Presidential hopeful Amr Moussa warned of conspiracies seeking to hijack the revolution, and called on people to protect it and to work on achieving its objectives.
Speaking at a public rally in the Red Sea Governorate, Moussa criticized the provisions in the Constitutional Declaration that protect the committee supervising the presidential election from appeals of its decisions.
The controversial provision is Article 28 of the declaration, issued in March last year, which established a judicial committee called the Presidential Elections Commission to supervise the election.
"Article 28 is part of a plan to impose a particular candidate as president of Egypt, to have his name announced and then prevent any appeal against [the decision]. There seems to be an intention to do that and I believe the article is unfair and inappropriate," said Moussa, a veteran Egyptian diplomat who was foreign minister under ousted leader Hosni Mubarak.
Moussa fears that the article will make it easier for Egypt’s military rulers to rig the election in favor of Mansour Hassan, the head of their Advisory Council and a culture and information minister under late President Anwar Sadat.
Hassan announced his candidacy last week. He has the support of a number of political parties and may be officially endorsed by the Muslim Brotherhood's powerful Freedom and Justice Party (FJP), which controls 51 percent of Parliament.
Egypt’s presidential race kicked off on Saturday, when hopefuls could begin registering their candidacy.
Candidates must be endorsed by at least 30 MPs or 30,000 eligible voters for the landmark election on 23 May.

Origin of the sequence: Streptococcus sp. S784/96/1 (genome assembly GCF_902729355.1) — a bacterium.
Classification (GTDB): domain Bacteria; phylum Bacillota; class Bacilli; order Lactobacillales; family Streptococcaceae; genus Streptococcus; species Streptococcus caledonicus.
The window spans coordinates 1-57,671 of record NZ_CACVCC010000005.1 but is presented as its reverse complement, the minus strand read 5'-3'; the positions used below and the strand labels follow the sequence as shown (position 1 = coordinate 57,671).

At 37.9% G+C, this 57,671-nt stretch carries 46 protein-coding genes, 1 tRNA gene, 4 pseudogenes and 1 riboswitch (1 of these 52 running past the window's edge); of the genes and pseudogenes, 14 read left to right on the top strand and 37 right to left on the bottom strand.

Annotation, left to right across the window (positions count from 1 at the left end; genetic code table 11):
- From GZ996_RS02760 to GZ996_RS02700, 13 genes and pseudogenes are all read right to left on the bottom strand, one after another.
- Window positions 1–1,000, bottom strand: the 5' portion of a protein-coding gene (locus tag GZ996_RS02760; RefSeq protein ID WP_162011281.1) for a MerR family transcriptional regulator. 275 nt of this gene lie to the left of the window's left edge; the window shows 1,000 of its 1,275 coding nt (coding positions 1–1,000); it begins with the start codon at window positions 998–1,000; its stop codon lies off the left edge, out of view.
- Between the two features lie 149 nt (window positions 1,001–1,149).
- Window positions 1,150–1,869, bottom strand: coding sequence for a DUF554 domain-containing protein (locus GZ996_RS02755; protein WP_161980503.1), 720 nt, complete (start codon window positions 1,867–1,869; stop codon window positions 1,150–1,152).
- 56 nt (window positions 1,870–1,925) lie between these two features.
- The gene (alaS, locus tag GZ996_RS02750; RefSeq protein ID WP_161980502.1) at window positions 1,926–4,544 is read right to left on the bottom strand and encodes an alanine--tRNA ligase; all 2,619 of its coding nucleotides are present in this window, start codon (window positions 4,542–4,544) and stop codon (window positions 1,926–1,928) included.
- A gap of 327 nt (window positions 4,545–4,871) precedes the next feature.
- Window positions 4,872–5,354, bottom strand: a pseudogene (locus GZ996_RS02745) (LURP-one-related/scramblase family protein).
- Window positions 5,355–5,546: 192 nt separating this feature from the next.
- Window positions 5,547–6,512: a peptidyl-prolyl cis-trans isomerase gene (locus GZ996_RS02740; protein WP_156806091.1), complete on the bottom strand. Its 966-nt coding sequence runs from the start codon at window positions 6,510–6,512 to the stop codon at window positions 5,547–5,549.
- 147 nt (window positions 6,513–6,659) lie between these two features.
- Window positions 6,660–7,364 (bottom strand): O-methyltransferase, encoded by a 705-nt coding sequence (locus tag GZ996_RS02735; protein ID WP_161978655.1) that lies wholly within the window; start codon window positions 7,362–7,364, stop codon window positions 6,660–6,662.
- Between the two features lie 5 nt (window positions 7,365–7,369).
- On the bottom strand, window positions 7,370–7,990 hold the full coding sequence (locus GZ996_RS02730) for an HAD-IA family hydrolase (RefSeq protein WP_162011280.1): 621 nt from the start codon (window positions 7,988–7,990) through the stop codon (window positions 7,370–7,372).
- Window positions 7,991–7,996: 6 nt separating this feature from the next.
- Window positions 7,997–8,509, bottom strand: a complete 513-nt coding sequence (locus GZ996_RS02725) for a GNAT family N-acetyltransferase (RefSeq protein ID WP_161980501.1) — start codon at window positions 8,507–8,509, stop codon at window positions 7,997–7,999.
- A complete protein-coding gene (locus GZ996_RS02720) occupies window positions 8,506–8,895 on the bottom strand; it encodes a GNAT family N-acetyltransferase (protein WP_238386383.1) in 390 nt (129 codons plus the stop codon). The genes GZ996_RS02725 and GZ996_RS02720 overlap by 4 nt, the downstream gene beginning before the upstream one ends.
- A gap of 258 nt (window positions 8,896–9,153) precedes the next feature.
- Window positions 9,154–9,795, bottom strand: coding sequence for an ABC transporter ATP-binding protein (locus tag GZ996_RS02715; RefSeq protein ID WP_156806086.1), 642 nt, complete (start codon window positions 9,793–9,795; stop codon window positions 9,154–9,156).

Moussa said that the people will not allow the presidential elections to be manipulated as they were under the former regime, adding that the new state should establish social justice as the basis of the system.
He warned that Egypt will bankrupt itself if reconstruction does not start as soon as a president who knows how to communicate with other countries and defend Egypt's interests is elected.
The country has been spending US$2 billion per month of its foreign reserves since October to prop up its currency. Reserves, less than half of what they were before the uprising, now stand at a worryingly low $16 billion, including $4 billion in gold bullion the government would be loath to draw on.
Egypt has requested a $3.2 billion IMF accord to help it head off a looming crisis.
“The mismanagement of the country under the former regime caused great and deep disorder, especially during the last decade,” Moussa said.
He said that Egypt lost its ambition during those years and declined on all levels and in all fields.
Another front runner in the presidential race is Abdel Moneim Abul Fotouh, a former member of the Muslim Brotherhood. Other candidates include Ahmad Shafiq, the last prime minister to serve under Mubarak, as well as Salafi leader Hazem Salah Abu Ismail, Nasserist Hamdeen Sabbahi and independent Islamist Mohamed Selim al-Awa.